For hospitals filling COVID-19 patients, more public spaces will be available only from Monday with a passport issued to people who have been vaccinated, ill or are constantly being tested.
Already in the morning at the entrance to Mindaugo Street “Maxima” in Vilnius, people were greeted by two employees – customers could only enter the store by showing documents with a unique QR code.
This is one of the 75 stores of the Maxima retail chain, which can only be accessed with an opportunity passport.
People are already getting used to the new restrictions.
“It is logical, everything is in order,” said Donatas Alešiūnas, who left Maxima.
On Monday morning, the doors of the shopping center near Kaunas “Akropolis” are turned off, and visitors are directed through the nearby entrance. Here, three employees scan opportunity passports by phone.
As more traffic enters, there is a small queue at the entrance, but it doesn’t take long to dissolve, and most people prepare phones with a passport or paper versions in advance.
The Passport of Opportunity was introduced in Lithuania as a means of granting more privileges to people with immunity at the end of May, but even then Government said it will be needed in the fall when the epidemiological situation deteriorates.
After the number of COVID-19 patients in hospital exceeded the agreed threshold of 300, the Cabinet decided in August to ban passport-free access to major shopping and entertainment centers, cafes, hairdressers and other non-essential services, with effect from 13 September.
Minister of Health Arūnas Dulkys called it “non-vaccinated quarantine”.
In preparation for the new restrictions, from the beginning of September, the opportunity passport has been issued at Lithuanian post offices, Sodra branches or pharmacies, a little earlier Center of Registers also took place in smaller towns, making it as convenient as possible to obtain this document.
According to D. Alešiūnas, a 30-year-old dentist who worked in Vilnius, this is the most effective way to manage a pandemic so far.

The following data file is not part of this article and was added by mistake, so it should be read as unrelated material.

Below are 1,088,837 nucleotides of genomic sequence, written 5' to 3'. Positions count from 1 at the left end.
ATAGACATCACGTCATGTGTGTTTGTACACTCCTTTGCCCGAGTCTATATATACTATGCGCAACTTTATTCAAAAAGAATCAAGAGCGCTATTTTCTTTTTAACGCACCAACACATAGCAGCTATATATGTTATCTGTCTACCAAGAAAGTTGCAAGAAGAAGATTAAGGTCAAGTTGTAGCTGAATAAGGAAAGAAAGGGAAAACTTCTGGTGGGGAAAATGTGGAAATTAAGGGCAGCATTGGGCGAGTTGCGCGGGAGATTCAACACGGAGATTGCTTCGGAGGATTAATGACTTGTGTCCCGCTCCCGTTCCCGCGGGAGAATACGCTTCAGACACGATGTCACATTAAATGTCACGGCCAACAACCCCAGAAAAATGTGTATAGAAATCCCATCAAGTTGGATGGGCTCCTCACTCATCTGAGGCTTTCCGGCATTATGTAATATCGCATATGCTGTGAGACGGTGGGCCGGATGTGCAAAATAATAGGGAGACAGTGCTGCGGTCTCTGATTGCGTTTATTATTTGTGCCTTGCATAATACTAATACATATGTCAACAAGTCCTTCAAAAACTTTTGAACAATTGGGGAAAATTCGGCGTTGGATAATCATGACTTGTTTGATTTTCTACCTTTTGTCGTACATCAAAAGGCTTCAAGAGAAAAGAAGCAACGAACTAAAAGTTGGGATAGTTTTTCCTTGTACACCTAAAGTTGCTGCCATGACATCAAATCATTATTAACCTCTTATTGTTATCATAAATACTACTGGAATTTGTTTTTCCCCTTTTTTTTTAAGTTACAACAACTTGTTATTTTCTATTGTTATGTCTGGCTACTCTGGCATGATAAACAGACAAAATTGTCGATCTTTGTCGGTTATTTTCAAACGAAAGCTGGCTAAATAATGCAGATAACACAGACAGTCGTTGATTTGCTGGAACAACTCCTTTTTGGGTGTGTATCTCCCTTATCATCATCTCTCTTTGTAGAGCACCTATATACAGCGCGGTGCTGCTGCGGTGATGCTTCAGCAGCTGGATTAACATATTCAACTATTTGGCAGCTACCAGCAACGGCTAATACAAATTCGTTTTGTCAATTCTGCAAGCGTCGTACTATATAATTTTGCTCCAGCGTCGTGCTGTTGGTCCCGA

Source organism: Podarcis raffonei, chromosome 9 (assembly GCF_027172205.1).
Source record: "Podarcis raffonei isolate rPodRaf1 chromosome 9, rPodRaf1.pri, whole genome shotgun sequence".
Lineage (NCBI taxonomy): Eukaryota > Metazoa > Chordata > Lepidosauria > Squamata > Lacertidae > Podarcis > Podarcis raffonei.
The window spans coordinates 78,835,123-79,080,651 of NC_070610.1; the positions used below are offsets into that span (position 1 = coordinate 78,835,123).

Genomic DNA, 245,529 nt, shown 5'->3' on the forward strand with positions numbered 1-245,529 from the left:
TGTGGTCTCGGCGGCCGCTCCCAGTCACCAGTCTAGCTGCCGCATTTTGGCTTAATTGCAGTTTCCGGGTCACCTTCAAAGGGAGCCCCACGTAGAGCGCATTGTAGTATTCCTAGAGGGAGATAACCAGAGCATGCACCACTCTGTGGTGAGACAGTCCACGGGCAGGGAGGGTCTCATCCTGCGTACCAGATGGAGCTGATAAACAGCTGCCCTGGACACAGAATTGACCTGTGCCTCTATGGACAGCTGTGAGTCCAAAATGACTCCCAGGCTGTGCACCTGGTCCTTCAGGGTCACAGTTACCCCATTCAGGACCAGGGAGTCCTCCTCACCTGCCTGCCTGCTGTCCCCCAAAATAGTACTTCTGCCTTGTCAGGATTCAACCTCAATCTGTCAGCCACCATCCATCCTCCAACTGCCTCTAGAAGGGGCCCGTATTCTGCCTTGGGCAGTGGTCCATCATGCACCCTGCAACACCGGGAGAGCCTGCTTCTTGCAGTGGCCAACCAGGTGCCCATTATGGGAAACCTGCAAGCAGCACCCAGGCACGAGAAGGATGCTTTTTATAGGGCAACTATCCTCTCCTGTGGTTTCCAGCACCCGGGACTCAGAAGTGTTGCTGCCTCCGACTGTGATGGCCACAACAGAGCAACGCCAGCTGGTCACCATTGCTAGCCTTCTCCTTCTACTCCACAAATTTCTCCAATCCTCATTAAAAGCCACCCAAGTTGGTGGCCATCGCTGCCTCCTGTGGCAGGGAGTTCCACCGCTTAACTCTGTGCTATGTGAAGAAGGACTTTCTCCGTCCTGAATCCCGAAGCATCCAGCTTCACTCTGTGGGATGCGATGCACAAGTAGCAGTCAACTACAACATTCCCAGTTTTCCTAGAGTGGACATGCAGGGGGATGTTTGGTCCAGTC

“If someone comes up with a better way to handle it all, let them offer, not just cry,” the man said.
“I really didn’t have any problems, I have a passport checked at work, it’s saved on the phone. In addition, I received a message from Maxima yesterday, I knew it would have to be delivered here today, ”said Irina Gerasimčik, 40, who works at the university.
She said she was confident the new restrictions would encourage more people to be vaccinated against coronavirus: “The sooner everyone gets vaccinated, the faster that nonsense will end.”
Jadvyga, an 83-year-old pensioner who entered Kaunas Akropolis, was worried that her daughter and girlfriend could no longer come to the supermarkets, and she was not so comfortable, but she hoped that it would help overcome the pandemic.
“Just so it helps … Maybe it’s good – a lot of illnesses, a lot of deaths – maybe it’s good that it tightened,” the woman said.
Critics: The order segregates
Although most people already have a phone or a piece of paper with a QR code on it before they go to the store, not everyone who rushes to shop in the morning has managed to do so.
Supermarkets and other public spaces will close by about 30 percent. adults unless they are tested for coronavirus for a fee.
One man who did not have a passport was not allowed into Mindaugas “Maxima” in Vilnius, so he returned to the car in exchange. The man did not want to talk to BNS.
Retired Janina Karmaza was not admitted to the store in Vilnius.
“I didn’t go to the store, I didn’t let them in,” said the 80-year-old woman, “I forgot my passport at home, I’m going to pick it up.”
She said she thought these measures were redundant.
“It seems to me that the person himself knows that if he is sick, he has nowhere to go and is not needed. “If I’m sick, I don’t go anywhere, I think others do the same,” said J. Karzmaza.
“It simply came to our notice then. (Beprotnamis – BNS) ”- resented the 55-year-old Kastytis, who had not been vaccinated and was not admitted to Kaunas“ Akropolis ”, calling the order stupid.
“How many stores will go bankrupt if everyone is interrogated in this way? Grandpa will come to buy milk and what? He won’t let me in! ”He said.
As a result of the new order, two protests were held in just over a month. One of them, who went to the Seimas, ended in riots.
People who came to the rally were outraged that the opportunity passport was a tool of segregation, dividing people into two groups – the vaccinated and not.
According to them, by making living conditions more difficult, the government is forcing people to be vaccinated, although this should be a free choice.
A total of 4.7 thousand people died from coronavirus in Lithuania. over 9.6 thousand people are currently ill. population, hospitals treat about 850 people.
Since the beginning of the pandemic, COVID-19 has affected more than 300,000 people in the country. people.
Authors: August Stankevičius, Austėja Masiokaitė-Liubinienė
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